COVID-19? It’s Mother Nature’s revenge for Bruno the Bear...

There is, in brief, nothing ‘unique’ or ’unprecedented’ about today’s COVID-19 pandemic… and we don’t even need to go back to the Middle Ages to find other examples

Maybe it’s just a side effect of prolonged isolation – but I’m starting to find the conspiracy theories surrounding COVID-19 a whole lot more irritating than the pandemic itself.

For instance, the widely-held belief that this deadly virus is somehow ‘a product of human technology’: a biological weapon created in a biological laboratory… like the one which is known to exist in Wuhan, China (apparently, a stone’s throw from the wet-market where COVID-19 is believed to have originated).

Oh, don’t get me wrong. I’m not disputing that the technology to modify existing viruses (and possibly even to create new ones) does indeed exist. And certainly, I am not in any position to confirm or refute the theory that COVID-19 might just be an example.

But it’s the premise of the argument that gets to me: i.e., the something as deadly and insidious as COVID-19 could only have been created in a biological laboratory: for all the world as though deadly pandemics – or ‘plagues’, to use the slightly more archaic term - had never existed at all, before the technology to create them suddenly became available in the 20th century.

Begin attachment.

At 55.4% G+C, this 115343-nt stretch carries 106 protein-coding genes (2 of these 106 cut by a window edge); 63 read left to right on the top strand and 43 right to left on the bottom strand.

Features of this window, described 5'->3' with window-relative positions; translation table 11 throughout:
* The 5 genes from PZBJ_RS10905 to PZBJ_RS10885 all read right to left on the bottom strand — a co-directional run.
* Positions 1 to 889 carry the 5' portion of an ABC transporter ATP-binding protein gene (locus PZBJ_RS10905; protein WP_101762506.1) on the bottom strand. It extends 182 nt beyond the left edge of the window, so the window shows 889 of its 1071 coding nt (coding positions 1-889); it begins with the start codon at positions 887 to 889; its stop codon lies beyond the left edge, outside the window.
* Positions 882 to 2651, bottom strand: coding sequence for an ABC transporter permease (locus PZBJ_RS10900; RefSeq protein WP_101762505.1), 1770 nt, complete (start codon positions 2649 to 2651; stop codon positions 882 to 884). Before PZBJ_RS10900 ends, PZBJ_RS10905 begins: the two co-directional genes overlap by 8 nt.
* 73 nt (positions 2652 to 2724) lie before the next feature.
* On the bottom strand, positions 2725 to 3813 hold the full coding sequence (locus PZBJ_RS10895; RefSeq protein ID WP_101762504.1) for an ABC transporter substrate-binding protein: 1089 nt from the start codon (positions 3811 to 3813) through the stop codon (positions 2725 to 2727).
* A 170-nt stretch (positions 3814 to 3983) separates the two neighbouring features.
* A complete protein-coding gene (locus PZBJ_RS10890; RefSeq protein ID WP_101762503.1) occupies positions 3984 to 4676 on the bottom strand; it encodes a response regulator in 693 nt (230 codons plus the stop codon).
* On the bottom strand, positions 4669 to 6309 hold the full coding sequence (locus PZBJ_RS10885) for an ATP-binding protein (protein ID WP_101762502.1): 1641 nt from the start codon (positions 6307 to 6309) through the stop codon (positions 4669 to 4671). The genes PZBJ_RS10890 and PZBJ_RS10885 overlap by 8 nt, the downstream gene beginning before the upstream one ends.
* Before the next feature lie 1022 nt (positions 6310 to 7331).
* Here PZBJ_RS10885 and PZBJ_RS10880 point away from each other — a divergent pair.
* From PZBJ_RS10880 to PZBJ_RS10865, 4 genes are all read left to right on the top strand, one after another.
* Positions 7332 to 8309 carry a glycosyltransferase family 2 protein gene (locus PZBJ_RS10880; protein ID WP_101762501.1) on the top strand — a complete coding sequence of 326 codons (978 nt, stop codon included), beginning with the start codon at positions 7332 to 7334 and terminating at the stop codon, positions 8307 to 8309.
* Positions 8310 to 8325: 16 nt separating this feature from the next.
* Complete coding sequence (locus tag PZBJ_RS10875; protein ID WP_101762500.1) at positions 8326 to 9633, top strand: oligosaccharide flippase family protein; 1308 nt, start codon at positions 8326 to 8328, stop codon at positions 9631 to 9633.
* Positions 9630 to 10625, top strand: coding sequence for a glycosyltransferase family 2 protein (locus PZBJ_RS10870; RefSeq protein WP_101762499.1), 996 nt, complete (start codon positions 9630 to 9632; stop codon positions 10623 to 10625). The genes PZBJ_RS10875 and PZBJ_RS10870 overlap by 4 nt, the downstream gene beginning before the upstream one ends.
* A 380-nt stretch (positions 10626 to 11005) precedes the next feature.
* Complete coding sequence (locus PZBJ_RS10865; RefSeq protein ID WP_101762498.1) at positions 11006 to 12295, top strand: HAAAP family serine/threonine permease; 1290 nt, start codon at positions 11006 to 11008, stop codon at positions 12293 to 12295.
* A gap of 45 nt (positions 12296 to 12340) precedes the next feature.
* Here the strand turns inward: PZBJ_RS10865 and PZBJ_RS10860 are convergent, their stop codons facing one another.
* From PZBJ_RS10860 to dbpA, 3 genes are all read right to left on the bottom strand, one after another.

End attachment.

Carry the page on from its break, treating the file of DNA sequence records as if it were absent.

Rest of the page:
And yet… not only have plagues and pandemics always been a reality; but some of the historical ones have actually been a lot more devastating than the one we are coping with right now (at least, in terms of their immediate impact on public health).

The Bubonic Plague, for instance: a bacterial disease that repeatedly ravaged Europe throughout the Middle Ages… in some cases, literally decimating entire populations in the process. That, too, was a pandemic originating in China… and just like COVID-19 today, it was originally exported to Europe through existing trade routes.